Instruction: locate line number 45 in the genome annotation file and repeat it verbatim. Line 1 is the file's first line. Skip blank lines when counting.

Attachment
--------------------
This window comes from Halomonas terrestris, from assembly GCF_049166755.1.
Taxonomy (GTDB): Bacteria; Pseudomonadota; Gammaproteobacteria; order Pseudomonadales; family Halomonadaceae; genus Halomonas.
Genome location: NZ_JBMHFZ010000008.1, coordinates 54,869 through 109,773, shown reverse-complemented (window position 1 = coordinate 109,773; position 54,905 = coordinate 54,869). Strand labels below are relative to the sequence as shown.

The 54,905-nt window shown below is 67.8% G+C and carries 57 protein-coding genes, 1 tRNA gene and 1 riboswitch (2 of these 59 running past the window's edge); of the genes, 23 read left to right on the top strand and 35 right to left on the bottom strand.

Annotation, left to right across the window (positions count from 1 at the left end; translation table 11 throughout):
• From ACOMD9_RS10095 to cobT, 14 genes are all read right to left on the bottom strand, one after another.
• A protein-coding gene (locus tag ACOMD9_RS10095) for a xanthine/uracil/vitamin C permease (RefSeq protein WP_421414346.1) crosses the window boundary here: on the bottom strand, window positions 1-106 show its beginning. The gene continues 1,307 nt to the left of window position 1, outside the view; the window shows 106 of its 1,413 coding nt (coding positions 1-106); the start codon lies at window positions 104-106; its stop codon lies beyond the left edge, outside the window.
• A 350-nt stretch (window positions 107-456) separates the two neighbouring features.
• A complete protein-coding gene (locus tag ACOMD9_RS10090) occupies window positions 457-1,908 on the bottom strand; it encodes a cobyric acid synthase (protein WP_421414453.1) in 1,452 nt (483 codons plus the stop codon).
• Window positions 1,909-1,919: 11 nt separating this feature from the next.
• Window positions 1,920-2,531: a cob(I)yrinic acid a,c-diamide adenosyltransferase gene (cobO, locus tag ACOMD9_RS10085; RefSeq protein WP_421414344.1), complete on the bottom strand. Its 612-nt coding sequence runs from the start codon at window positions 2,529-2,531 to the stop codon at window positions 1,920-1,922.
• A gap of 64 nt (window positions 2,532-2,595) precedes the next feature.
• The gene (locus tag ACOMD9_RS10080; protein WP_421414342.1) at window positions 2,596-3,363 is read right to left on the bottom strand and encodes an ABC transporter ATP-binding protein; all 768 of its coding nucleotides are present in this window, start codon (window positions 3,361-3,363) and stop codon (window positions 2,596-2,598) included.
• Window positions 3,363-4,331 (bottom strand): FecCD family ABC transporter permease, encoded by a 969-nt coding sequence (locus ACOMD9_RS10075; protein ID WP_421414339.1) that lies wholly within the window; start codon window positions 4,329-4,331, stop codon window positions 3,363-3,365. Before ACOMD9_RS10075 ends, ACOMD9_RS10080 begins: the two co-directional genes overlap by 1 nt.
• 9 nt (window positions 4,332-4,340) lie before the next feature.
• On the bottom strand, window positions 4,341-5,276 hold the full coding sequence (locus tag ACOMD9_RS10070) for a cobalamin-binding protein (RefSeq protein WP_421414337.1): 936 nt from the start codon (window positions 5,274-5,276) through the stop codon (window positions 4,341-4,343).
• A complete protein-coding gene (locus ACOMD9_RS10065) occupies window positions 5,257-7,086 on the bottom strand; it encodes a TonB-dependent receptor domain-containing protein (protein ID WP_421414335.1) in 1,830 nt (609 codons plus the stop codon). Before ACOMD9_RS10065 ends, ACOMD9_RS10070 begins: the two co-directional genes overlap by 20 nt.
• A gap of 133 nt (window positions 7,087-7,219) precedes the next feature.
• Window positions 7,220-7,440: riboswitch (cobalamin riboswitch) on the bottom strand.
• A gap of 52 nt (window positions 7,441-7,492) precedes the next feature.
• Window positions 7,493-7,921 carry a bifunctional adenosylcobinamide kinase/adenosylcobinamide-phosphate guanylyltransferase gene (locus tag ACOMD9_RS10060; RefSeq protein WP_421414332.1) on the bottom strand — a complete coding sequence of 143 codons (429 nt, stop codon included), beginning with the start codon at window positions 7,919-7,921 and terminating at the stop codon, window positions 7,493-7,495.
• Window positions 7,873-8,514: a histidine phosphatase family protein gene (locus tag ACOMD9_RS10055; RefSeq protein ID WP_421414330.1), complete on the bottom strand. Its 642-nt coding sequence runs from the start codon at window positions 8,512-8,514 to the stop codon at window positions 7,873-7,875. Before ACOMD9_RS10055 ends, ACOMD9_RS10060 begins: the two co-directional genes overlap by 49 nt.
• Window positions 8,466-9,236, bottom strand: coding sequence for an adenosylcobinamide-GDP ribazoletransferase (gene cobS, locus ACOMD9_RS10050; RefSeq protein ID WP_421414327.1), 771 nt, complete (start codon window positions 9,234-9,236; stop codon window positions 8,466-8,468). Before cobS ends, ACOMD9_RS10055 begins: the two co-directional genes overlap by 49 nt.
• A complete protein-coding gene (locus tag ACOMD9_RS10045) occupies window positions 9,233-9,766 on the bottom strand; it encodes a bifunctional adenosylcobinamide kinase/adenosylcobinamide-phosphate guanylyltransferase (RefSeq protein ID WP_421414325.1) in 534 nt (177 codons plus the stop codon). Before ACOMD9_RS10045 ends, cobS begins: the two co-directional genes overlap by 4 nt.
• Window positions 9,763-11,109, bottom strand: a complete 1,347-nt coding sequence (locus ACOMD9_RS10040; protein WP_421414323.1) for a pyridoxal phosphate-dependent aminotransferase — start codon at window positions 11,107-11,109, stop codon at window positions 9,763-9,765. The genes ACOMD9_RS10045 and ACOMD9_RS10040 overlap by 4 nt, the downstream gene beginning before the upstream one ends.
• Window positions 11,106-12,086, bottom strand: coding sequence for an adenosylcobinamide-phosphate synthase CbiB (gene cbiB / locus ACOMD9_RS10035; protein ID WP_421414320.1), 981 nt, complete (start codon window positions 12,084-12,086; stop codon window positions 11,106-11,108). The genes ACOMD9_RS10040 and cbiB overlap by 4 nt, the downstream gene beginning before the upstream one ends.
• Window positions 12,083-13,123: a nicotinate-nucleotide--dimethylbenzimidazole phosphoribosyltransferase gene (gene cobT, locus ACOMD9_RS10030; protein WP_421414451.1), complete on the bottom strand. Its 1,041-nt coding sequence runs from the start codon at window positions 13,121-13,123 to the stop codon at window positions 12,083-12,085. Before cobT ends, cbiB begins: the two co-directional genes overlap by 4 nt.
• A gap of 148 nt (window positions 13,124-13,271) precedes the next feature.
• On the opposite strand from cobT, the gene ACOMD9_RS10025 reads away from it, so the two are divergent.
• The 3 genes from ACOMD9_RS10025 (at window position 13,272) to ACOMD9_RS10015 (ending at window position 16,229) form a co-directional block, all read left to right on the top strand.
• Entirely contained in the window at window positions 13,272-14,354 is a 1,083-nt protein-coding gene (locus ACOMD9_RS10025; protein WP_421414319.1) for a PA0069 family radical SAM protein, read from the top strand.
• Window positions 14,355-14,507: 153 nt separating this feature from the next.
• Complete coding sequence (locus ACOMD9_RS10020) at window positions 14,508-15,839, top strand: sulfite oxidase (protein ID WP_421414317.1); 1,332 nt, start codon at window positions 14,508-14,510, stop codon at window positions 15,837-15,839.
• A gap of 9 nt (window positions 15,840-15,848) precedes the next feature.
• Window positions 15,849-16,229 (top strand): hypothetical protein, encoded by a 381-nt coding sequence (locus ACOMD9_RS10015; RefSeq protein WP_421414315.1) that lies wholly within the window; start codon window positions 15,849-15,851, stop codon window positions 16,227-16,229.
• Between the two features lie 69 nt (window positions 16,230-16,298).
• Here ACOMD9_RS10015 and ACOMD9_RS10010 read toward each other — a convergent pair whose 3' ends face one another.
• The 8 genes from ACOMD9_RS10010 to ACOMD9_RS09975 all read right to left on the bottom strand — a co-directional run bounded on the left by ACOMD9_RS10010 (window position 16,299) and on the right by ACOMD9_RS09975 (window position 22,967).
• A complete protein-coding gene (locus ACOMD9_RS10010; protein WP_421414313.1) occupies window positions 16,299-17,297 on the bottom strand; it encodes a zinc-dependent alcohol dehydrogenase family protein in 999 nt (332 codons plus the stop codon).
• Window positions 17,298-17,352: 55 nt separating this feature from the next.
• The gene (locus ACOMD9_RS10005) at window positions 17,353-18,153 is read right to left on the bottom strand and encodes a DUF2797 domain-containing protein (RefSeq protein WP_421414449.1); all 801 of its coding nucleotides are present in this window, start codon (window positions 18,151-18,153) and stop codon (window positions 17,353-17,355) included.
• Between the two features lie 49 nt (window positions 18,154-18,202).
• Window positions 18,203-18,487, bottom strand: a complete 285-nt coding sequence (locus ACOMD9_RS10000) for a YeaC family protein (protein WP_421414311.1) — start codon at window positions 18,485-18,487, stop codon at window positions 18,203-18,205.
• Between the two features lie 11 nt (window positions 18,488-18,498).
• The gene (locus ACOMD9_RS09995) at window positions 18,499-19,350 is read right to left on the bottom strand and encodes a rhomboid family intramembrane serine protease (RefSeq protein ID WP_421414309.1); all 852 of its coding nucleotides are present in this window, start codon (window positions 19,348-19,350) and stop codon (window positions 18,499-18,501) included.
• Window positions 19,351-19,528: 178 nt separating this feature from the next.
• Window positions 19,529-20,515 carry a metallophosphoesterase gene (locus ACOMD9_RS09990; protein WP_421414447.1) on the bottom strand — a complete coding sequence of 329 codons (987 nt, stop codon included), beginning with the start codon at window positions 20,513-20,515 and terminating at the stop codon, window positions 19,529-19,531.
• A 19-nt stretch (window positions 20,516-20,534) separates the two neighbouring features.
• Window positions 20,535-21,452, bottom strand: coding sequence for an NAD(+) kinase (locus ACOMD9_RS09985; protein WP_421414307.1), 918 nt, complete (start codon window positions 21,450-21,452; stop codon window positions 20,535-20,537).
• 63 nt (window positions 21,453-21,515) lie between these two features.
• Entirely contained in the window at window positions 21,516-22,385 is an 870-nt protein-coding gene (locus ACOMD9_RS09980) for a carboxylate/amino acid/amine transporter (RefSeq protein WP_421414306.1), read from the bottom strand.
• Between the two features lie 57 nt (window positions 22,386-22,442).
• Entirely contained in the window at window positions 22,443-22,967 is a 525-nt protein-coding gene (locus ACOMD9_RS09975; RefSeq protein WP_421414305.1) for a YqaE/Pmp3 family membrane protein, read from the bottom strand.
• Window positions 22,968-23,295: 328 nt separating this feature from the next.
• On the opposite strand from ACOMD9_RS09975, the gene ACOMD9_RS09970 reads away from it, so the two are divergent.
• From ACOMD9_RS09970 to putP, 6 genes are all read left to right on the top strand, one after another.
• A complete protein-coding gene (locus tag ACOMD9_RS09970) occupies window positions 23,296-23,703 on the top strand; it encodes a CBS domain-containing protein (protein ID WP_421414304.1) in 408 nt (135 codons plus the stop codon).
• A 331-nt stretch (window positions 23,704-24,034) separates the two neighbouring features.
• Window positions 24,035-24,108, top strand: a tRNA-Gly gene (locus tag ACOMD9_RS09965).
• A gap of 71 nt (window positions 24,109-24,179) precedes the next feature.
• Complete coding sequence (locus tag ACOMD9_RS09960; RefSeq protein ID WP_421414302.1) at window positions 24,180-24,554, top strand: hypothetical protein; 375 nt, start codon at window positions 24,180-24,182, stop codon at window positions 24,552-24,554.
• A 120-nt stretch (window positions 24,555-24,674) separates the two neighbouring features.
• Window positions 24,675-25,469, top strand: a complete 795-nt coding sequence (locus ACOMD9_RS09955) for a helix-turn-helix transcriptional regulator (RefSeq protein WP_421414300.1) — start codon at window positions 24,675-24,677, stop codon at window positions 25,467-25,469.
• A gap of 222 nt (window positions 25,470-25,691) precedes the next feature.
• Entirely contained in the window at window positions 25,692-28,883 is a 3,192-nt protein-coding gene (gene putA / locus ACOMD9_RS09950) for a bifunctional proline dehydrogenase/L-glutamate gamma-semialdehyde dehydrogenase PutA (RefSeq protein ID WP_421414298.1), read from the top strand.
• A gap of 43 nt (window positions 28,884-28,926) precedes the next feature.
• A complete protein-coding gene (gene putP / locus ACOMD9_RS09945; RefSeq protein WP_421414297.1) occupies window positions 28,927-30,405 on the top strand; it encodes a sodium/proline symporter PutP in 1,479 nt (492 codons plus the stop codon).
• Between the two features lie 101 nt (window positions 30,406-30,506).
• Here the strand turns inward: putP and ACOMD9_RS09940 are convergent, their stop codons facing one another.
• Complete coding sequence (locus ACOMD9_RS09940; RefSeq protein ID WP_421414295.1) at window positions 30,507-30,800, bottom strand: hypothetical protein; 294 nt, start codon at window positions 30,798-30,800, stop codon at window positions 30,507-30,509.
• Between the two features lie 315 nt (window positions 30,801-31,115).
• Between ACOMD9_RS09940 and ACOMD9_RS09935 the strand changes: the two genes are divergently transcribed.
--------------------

• The gene (locus ACOMD9_RS09995) at window positions 18,499-19,350 is read right to left on the bottom strand and encodes a rhomboid family intramembrane serine protease (RefSeq protein ID WP_421414309.1); all 852 of its coding nucleotides are present in this window, start codon (window positions 19,348-19,350) and stop codon (window positions 18,499-18,501) included.